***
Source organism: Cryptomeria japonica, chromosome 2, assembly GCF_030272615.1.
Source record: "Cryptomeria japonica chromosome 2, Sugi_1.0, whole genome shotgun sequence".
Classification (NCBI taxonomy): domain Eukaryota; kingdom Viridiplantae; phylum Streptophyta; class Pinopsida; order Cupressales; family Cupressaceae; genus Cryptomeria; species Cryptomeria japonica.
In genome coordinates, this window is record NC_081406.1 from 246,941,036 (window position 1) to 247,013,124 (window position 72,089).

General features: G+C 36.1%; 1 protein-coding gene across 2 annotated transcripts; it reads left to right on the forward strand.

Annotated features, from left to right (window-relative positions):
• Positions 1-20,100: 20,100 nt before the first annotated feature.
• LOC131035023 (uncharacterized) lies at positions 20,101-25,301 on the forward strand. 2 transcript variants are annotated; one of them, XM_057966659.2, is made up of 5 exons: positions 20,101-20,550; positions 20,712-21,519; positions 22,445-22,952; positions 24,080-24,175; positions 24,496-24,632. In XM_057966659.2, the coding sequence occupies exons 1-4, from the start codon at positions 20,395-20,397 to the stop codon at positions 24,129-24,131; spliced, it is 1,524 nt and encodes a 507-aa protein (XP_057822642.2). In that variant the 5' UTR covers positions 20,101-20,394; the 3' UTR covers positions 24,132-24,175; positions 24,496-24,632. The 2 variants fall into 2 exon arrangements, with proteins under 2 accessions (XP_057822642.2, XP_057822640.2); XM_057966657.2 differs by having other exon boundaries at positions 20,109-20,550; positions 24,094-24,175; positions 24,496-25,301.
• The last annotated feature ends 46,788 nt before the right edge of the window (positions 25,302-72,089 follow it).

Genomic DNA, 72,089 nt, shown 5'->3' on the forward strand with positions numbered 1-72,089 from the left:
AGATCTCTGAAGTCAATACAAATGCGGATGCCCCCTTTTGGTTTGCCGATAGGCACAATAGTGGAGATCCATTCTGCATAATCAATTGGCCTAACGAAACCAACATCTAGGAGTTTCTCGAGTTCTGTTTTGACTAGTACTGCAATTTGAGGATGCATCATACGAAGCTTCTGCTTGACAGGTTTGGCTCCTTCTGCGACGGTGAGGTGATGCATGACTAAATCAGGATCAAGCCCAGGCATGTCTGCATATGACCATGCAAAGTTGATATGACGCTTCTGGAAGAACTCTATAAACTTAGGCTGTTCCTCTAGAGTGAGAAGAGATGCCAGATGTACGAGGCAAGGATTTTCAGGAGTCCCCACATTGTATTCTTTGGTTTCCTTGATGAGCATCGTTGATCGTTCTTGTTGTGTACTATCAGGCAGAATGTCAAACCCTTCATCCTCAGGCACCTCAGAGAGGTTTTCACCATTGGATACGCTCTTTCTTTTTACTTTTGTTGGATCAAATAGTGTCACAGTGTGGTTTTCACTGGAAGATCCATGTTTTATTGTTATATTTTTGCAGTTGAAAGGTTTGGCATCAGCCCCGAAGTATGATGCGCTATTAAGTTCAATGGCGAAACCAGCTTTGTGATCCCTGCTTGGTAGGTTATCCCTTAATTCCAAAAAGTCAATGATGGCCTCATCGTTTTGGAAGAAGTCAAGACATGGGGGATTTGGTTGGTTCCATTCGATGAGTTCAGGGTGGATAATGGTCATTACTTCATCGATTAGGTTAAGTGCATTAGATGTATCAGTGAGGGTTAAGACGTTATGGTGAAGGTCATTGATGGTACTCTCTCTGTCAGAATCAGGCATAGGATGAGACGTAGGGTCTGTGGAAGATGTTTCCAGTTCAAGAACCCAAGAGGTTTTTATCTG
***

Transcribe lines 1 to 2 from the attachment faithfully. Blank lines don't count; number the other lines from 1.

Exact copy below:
Source organism: Cryptomeria japonica, chromosome 2, assembly GCF_030272615.1.
Source record: "Cryptomeria japonica chromosome 2, Sugi_1.0, whole genome shotgun sequence".